Subject: [boost] [O/T git and workflows] A couple of questions
From: Brian Schrom (brian.schrom_at_[hidden])
Date: 2012-03-06 12:19:34
This is slightly off topic, but with recent (and future ;) ) Git
discussions, hopefully not too off topic...
If Boost were to adopt Git, I believe Gitolite
http://sitaramc.github.com/gitolite/ -- docs) or something similar would
need to be used which provides some centralization features. Maybe github?
Gerrit (http://code.google.com/p/gerrit/) is primarily a code review
tool, though provides some centralized support.
git flow (https://github.com/nvie/gitflow) has some nice wrappers
for branch management. This looks especially appealing for gently
introducing people to git. It provides structure and reduces the number
My question is what the workflow, tools, and experience people have with
combining all of these tools. I think this community will need
something along these lines if it is to transition to Git anyway, so
maybe this will get that part of the discussion started.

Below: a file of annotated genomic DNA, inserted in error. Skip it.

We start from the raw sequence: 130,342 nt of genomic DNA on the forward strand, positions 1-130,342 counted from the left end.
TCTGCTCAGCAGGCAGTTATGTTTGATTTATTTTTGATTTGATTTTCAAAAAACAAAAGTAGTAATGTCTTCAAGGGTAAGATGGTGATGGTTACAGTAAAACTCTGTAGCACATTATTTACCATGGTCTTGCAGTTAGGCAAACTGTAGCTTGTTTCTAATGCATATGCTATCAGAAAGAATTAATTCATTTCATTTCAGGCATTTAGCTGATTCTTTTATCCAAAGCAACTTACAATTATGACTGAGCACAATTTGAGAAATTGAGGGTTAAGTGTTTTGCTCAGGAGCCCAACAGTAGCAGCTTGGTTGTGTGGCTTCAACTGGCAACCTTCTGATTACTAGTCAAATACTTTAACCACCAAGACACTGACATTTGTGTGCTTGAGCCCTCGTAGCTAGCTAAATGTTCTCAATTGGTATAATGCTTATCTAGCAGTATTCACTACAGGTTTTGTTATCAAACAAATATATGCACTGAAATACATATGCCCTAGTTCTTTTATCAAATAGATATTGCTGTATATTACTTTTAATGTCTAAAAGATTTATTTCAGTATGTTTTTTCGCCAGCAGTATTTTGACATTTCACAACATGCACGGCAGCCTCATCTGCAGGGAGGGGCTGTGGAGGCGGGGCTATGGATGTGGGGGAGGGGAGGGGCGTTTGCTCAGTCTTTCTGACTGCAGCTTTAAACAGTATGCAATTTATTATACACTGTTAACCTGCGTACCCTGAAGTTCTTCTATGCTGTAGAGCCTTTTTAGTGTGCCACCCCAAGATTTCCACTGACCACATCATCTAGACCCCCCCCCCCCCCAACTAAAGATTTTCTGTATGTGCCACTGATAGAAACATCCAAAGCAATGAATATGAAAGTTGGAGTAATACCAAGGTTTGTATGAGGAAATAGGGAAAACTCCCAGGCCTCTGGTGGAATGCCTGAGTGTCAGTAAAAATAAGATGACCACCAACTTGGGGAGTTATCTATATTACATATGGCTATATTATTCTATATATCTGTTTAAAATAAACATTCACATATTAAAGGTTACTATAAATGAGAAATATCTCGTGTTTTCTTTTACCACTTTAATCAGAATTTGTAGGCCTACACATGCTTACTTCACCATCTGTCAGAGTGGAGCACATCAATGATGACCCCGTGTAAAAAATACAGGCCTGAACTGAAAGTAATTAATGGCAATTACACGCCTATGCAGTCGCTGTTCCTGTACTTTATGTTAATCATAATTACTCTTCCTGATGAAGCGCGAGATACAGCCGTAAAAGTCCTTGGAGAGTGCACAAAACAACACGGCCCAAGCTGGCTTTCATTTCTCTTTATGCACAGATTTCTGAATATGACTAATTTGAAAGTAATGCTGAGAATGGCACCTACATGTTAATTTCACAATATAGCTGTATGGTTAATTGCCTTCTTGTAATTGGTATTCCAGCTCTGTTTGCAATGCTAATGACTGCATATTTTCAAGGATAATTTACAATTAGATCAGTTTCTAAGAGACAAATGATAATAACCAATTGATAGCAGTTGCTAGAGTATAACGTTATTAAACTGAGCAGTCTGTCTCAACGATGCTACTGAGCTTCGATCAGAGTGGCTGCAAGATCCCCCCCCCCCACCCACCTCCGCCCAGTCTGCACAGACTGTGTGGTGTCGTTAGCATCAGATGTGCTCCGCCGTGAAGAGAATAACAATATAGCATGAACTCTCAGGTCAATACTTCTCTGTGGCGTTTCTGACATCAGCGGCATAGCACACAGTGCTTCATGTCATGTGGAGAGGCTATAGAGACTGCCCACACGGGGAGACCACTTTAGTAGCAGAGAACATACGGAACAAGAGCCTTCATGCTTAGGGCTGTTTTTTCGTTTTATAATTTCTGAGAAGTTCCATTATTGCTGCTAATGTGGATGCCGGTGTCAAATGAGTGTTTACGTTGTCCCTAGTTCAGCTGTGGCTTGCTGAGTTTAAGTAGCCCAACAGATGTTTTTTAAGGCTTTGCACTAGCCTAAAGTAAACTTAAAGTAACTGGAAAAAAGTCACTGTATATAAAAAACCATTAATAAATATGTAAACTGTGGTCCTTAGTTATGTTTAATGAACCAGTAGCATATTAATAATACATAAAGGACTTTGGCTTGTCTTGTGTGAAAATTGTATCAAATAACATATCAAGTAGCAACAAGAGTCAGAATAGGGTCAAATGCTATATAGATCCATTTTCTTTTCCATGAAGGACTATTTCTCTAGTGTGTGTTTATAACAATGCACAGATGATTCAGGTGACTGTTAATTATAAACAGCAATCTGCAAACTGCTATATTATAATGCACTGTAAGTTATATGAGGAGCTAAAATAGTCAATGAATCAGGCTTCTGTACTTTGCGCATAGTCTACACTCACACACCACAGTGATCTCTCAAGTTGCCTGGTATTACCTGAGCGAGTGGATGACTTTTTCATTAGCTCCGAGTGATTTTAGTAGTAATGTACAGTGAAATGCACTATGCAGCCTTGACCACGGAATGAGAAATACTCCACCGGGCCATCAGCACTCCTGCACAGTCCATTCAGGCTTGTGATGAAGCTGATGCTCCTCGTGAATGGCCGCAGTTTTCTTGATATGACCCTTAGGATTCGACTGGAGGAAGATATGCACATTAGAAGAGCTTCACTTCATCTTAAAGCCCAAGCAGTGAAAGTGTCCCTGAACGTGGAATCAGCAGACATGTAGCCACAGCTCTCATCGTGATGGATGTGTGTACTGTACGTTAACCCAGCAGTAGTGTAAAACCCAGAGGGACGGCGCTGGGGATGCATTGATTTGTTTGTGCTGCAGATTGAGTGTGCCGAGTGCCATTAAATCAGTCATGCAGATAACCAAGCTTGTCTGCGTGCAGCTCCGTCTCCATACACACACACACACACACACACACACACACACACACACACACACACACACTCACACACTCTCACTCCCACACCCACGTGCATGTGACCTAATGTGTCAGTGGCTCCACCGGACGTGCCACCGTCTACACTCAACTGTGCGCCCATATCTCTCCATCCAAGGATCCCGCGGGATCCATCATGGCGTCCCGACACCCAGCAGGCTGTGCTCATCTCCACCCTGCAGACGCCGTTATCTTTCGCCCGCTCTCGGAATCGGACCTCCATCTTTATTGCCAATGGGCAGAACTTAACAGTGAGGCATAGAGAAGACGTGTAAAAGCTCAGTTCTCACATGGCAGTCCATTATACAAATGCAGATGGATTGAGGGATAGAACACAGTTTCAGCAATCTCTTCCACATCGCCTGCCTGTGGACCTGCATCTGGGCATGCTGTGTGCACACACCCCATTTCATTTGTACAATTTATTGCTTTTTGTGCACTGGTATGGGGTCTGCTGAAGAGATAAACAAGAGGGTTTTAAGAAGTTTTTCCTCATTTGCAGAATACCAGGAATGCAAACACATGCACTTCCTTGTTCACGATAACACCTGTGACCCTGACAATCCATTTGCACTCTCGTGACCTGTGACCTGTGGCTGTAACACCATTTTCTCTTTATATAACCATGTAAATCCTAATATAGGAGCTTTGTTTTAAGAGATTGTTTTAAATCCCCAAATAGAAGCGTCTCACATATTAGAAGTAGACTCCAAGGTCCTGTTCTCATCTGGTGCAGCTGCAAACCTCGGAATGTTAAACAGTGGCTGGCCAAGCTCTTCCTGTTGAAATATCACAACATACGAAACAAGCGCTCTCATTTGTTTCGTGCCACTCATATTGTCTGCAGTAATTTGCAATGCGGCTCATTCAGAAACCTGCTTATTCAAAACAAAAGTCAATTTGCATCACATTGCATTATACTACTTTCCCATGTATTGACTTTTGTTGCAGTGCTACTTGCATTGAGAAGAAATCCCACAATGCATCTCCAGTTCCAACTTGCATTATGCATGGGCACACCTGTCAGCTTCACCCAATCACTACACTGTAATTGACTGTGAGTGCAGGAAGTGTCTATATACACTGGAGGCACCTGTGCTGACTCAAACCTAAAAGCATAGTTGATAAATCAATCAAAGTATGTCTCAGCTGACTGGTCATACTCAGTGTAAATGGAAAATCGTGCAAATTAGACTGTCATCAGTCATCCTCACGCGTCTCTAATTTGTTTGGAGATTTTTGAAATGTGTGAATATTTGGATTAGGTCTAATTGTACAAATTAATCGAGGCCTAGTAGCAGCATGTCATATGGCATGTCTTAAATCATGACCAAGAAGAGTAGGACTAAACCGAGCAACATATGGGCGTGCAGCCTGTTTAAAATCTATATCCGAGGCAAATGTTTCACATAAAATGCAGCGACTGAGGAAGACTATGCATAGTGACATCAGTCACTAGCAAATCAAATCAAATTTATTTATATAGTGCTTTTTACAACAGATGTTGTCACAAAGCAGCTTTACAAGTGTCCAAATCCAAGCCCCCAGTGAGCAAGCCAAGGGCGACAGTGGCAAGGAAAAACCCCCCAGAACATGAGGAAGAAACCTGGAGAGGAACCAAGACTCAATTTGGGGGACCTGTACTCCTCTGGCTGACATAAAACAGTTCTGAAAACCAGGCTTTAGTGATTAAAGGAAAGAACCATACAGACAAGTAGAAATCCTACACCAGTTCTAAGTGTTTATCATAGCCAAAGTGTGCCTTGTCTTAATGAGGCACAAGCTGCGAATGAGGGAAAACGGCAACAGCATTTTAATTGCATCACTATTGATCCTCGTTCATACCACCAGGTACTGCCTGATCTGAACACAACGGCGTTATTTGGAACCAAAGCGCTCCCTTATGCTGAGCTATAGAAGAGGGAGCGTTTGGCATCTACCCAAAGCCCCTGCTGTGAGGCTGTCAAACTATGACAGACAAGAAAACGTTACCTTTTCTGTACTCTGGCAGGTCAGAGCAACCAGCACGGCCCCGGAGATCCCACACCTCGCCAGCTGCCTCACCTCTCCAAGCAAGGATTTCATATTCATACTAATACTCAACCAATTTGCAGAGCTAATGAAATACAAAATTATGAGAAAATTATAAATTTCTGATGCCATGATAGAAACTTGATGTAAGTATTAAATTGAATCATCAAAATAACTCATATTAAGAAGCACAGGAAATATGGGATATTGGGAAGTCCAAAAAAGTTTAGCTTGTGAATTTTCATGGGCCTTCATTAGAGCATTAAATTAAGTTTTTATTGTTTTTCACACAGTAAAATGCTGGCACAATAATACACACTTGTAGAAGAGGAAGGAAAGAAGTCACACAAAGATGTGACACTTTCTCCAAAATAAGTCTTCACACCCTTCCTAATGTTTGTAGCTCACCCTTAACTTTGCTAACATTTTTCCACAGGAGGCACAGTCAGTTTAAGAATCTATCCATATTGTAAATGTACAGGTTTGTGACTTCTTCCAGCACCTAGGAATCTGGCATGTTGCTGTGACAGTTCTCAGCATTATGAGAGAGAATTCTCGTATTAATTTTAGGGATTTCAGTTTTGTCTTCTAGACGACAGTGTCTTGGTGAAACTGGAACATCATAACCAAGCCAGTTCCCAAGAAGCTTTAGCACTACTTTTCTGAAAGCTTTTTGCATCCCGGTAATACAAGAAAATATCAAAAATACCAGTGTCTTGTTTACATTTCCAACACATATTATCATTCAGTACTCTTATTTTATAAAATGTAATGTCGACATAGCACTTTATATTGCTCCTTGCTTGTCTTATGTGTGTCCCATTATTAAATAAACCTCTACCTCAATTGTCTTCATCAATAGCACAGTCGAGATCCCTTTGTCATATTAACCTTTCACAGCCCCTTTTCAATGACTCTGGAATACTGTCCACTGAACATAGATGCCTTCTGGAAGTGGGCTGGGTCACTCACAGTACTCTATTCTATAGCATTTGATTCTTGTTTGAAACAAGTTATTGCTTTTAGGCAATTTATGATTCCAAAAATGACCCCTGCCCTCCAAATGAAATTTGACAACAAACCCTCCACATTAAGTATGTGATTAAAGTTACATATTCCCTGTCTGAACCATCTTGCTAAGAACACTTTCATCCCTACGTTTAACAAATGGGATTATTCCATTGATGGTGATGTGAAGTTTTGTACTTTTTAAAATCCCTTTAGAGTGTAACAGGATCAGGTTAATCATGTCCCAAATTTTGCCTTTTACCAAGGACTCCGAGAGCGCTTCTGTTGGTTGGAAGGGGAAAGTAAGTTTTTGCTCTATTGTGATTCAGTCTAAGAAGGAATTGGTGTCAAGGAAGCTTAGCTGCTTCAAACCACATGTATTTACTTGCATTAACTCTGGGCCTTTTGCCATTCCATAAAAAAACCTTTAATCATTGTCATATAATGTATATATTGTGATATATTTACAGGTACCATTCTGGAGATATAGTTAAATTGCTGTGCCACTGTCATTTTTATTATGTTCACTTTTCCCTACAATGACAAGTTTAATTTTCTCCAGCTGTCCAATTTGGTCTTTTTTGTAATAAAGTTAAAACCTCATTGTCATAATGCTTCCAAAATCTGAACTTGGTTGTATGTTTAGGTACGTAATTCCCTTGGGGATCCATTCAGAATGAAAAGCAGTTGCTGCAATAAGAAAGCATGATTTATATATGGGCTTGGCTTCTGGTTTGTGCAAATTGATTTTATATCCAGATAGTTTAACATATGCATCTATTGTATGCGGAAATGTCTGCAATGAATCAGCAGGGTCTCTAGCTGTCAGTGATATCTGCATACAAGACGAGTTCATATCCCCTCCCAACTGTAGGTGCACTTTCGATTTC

---- Just to keep the discussion on git going... In my "brain storming" world, there is the central boost repo (which currently exists), I clone it. (When can we start submitting to github? :) ) I use git flow locally for my own branch management. This allows me to work on multiple features independently. When a feature is completed locally, I send the patch (possibly via gerrit ) and that patch sits in the maintainers review queue. If accepted, the patch is applied and merged for the next release. Largely, I believe this is what exists right now. Admittedly, I've only ever submitted one patch to Boost. That was an email directly to the library author. What I want to understand is, if such tools were adopted, would it lower the burden on library maintainers enough to justify the change? Again, my perception of the way things currently are vs could be with git: centralized subversion server. centralized git server (gitolite?) svn checkout trunk git clone developer Use whatever local strategy for development use git flow + whatever local strategy for development create patch and attach to TRAC ticket git push to gerrit server (for instance) poke people on mailing list about patches (poke people on mailing list about pending reviews and such) maintainer applies patch and pushes to server An approved patch gets pushed to centralized server. * Where would build-bot/Jenkins interact in this process? It seems that there are a few places...1) Want to be able to test local branch during development, 2) then test during the patch review and approve process, and 3) finally test on the integrated branch. * Would the "better" localized development tools (git + git flow + more direct patch submission) facilitate more participation in the community over the current method? (my guess is not much, though the people that do contribute might appreciate the improvements. And some would consider them not improvements and stop contributing? * Would the review process save the maintainer's enough time and effort that they're more able to process more patches on a regular basis?
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